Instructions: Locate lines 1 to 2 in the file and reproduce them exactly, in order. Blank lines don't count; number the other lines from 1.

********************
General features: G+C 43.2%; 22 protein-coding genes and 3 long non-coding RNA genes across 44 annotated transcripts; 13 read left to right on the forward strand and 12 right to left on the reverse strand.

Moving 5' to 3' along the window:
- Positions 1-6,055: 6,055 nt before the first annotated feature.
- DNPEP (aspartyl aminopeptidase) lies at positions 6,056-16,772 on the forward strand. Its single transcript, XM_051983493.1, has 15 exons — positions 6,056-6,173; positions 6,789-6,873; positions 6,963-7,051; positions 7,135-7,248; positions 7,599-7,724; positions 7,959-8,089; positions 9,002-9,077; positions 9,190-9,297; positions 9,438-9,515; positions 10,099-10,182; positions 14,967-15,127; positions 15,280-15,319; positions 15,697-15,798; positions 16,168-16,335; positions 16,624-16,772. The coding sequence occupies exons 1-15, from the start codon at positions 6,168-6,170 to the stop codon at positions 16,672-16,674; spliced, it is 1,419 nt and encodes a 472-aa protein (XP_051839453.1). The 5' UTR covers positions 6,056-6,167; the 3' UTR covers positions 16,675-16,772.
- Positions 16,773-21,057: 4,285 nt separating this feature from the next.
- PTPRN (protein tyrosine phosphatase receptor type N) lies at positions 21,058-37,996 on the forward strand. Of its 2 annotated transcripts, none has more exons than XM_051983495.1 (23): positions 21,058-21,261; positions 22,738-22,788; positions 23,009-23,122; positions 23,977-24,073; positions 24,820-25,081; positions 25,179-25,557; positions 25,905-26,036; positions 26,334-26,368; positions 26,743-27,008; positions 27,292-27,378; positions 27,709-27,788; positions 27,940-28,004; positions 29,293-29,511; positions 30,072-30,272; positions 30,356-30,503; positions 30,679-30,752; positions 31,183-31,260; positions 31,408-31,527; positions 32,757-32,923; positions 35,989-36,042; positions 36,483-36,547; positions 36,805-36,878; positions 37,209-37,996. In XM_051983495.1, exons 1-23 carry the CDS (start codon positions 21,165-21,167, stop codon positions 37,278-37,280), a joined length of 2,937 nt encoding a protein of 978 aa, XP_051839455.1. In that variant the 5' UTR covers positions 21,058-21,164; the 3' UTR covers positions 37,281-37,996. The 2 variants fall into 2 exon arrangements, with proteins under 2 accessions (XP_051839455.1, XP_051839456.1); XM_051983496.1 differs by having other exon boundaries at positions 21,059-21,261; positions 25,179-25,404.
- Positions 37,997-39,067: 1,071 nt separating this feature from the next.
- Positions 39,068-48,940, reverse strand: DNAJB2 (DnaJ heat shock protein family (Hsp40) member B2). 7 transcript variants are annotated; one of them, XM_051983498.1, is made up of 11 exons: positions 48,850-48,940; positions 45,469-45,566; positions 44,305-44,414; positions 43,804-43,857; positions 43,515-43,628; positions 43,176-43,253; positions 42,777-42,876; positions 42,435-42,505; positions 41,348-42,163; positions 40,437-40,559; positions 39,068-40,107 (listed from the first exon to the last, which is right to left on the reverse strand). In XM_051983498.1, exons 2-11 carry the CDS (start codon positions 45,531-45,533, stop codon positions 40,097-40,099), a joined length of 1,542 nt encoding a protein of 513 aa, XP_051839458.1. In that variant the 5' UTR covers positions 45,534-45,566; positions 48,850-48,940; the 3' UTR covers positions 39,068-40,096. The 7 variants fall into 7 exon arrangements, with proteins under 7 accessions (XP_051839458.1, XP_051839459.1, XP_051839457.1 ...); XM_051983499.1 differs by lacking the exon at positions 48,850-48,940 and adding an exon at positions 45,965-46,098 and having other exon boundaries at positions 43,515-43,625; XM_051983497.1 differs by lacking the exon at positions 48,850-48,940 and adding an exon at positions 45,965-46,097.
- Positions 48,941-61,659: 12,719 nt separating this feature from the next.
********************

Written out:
General features: G+C 43.2%; 22 protein-coding genes and 3 long non-coding RNA genes across 44 annotated transcripts; 13 read left to right on the forward strand and 12 right to left on the reverse strand.

Moving 5' to 3' along the window: